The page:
Australia is a deathcountry. No talking back on that.
- Giant Toads
- poisonus Everything
- f*ckt up climate everywhere
- Birds, who defeated the Government (not even smart ones at that)
- their Naming (Fairybread, Maccas,...)
Aliens learn of that from a human and an Aussie. (Will Australia receive an honorable Title of Deathcountry stage 5 or 5.5? You decide!) -- Anon Guest
Deathworld classifications work on how many factors can be seen as "being out to get" cogniscents who live there. These factors being one or more of: Flora, fauna, mycota(fungus), environment, weather, and the local solar system's quirks or foibles. For example, the Deathworld Majangahi is class three because of a hostile meteor swarm that regularly peppers the surface of the world with small craters, as well as a hostile weather system and a large population of venomous creatures.
Few have ever been able to classify a Death continent. At least, not before they met Australians.
"Nah, seriously. It gets deadly hot the further north you get. Queensland's not only used to temperatures of forty see, but also humidity so thick we swore they'd grow gills." Human Davo flapped their hands on either side of their neck in an imitation of a fish. "You've heard the catchy song we have about the wildlife," they sang a snippet, "Redback, funnelweb, blue-ringed octopus/ Taipan, tiger snake, adder, box jellyfish..."
Gorx nodded. "Yes. This is why I am asking about the deadliness of this example continent."
"Island-continent. It's right on the cusp. Big enough to be a continent, but also small enough to be an island. We brag both ways in Aus. Yeah. We have a lot of dangerous wildlife. Even the herbivores'll go ya. Then there's the bush. Backpackers go out to see the real Australia or whatever and end up lost and lucky to be alive. Shit. The leading cause of tourist death is bushwalking. Some are just... never found."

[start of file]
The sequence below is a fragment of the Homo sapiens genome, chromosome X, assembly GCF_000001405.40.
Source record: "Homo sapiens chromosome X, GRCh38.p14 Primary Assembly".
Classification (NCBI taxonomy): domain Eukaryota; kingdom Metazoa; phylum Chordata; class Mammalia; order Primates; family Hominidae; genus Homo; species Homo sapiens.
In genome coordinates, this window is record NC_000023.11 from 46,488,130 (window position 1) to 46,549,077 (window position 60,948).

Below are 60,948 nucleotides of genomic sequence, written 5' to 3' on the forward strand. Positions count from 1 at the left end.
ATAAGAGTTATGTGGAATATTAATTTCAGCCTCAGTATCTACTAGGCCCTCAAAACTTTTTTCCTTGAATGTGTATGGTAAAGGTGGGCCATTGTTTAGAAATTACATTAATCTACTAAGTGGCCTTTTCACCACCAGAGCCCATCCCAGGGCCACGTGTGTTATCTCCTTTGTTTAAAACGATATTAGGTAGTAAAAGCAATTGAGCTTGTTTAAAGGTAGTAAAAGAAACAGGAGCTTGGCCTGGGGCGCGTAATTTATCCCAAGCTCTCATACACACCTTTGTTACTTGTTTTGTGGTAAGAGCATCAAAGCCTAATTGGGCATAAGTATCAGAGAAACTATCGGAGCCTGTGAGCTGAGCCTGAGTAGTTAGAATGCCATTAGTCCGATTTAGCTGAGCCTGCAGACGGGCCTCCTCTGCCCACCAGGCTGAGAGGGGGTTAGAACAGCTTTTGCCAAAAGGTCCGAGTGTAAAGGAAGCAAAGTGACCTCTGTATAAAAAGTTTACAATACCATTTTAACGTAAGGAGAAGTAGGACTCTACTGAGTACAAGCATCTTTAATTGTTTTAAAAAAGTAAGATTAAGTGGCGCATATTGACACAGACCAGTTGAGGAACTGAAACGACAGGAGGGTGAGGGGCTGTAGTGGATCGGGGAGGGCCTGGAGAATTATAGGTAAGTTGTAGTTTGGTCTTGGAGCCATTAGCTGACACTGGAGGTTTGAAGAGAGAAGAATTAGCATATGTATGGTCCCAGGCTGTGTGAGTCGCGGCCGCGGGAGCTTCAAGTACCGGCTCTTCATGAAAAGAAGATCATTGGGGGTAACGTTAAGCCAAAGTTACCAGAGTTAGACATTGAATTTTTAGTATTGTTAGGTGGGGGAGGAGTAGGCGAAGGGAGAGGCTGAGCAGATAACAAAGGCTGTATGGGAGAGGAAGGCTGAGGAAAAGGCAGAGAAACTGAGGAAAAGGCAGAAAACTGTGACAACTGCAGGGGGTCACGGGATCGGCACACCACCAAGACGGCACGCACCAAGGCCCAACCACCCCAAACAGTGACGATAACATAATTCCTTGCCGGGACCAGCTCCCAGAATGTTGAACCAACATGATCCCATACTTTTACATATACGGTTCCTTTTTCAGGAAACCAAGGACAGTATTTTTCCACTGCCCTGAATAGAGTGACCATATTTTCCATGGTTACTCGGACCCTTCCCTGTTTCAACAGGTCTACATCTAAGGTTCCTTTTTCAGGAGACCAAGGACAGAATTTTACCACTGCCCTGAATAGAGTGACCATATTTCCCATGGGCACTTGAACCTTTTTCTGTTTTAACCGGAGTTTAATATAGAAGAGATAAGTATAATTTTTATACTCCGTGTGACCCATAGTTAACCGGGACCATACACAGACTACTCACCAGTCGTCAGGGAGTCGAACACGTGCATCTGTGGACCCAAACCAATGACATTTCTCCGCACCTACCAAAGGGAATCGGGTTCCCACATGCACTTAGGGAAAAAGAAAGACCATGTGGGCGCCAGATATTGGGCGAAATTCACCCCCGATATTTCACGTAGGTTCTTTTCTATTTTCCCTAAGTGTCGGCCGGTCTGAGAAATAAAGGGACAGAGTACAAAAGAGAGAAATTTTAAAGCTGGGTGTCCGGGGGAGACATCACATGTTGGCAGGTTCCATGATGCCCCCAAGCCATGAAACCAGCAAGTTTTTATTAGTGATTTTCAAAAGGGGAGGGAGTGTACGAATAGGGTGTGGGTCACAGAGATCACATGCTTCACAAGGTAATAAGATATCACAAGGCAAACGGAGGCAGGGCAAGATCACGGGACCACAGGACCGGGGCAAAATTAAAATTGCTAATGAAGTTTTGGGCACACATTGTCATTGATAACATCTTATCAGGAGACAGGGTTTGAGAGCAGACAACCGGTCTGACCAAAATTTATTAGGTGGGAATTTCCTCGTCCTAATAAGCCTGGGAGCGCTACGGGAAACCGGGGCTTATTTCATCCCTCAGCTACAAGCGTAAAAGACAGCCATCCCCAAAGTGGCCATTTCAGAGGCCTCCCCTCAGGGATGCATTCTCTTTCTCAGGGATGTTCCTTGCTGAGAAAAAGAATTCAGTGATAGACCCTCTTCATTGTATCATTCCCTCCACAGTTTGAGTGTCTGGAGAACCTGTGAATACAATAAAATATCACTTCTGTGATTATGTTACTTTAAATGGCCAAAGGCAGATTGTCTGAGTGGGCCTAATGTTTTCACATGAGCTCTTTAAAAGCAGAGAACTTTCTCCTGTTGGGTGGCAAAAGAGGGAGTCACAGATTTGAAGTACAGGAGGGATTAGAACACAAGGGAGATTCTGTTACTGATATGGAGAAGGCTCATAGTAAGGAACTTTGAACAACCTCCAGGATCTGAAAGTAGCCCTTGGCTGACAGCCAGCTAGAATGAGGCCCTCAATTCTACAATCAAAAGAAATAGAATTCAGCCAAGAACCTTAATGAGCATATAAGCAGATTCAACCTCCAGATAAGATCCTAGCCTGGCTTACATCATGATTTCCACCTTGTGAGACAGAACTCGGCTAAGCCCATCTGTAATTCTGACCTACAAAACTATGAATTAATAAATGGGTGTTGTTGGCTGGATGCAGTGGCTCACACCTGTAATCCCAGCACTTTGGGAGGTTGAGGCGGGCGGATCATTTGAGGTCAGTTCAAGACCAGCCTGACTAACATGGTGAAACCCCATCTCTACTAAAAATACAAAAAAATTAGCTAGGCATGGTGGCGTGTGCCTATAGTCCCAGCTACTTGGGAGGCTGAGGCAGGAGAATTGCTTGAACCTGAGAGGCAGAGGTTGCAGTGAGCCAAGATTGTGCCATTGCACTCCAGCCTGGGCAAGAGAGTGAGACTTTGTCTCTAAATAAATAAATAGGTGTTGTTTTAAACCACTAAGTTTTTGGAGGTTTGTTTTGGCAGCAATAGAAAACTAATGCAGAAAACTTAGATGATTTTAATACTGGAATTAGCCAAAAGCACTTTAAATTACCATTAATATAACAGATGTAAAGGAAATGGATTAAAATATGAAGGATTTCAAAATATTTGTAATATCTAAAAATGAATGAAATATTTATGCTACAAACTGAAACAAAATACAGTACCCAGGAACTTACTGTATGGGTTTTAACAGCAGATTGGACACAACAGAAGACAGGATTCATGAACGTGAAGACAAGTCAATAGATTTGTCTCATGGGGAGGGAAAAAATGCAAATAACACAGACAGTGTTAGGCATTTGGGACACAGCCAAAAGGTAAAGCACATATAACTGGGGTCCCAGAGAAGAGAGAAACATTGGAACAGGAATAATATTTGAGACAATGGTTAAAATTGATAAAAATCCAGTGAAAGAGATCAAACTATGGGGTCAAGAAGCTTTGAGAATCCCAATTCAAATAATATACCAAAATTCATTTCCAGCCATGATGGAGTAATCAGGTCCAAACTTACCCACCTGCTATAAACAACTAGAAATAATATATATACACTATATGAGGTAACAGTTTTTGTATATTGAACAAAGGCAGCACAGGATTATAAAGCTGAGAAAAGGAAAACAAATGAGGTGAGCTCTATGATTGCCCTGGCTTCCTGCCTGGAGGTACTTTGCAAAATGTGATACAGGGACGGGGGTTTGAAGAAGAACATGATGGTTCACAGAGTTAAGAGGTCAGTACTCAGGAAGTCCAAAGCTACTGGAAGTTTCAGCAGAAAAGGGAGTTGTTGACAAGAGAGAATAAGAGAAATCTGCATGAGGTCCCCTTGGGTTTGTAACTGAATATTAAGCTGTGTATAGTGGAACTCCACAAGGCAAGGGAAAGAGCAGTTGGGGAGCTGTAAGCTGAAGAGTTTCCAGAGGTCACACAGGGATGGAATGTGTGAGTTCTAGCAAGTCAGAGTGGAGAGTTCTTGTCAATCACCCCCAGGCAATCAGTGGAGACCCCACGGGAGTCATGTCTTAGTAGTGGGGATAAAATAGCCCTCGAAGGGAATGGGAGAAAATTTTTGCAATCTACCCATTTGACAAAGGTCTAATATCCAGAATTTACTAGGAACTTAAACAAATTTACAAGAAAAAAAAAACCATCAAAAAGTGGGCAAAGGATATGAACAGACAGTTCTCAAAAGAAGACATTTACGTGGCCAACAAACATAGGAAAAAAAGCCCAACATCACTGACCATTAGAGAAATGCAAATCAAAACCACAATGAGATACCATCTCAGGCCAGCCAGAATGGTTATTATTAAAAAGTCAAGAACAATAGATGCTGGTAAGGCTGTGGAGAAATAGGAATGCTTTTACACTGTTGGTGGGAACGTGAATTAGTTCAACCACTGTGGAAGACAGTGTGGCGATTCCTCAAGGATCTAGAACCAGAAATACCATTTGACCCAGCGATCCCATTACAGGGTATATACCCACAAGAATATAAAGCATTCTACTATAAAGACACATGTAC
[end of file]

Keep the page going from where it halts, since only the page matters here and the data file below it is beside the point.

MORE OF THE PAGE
Gorx winced in spite of hirself. "And there are still many who aspire to undergo this passtime?"
"Yeah? The Aussie wilderness is amazing, mate. We've got flowers and plants that grow nowhere else in the world--"
"Some of which are poisonous," added Gorx.
"We've got the biggest variety of marsupials. Yes, a lot of 'em will go you. I know. The ones in the zoos are habituated, so they won't, but the wild ones? Caution is the word."
By this time, Gorx would much prefer the words, run away.
"There's also all the reptiles out our way. And yes - venomous. But the landscapes. The rugged beauty of it all. The rock formations--" that eat tourists, "--the mountain ranges, the wide open plains... It's beautiful."
"Beautiful, and deadly," Gorx noted.
"Well. Yeah. Once you know how to stay alive out there, it's no problem. People just die because they didn't think ahead or take precautions."
"So this one island-continent contains hostile flora, hostile fauna, hostile landscape, and you mentioned... cyclone season?"
"Oh yeah. Cyclone season. Summer and Autumn, for the most part. Wicked rains, a few floods here and there, some houses get ripped to shit, but most people are fine. Batton down the hatches, here comes another one," Human Davo laughed at this. "We're used to it."
"Your entire land is a class four. Perhaps even a class five depending on the death rates."
"That's what the other lot said. If it wasn't for Australia, Earth would be a Class Three Deathworld." Human Davo grinned. "We bumped it up to four."
"And the toads? The giant toads? And the enormous felids?"
"Oh, those were imports," Davo dismissed. "Nothing like the stuff that evolved there."
We're used to it, had to be the reason Humans went up into space and stayed there. Compared to hellscapes like Australia, the hazards of space were predictable and easily prepared for. They didn't need to creatively solve their problems with two bits of tin and some bailing twine. Certainly, the problems inherent in space travel were a lot more urgent and impactful, but... they could be planned for.
Nobody, in the history of history, has ever planned for anything like the Gympie Gympie tree.
 Celcius. For those still using Fahrenheit, that's above one hundred. Old School Aussies used to call this "going the ton" in Summers.
[Image (c) Can Stock Photo / ssstocker]
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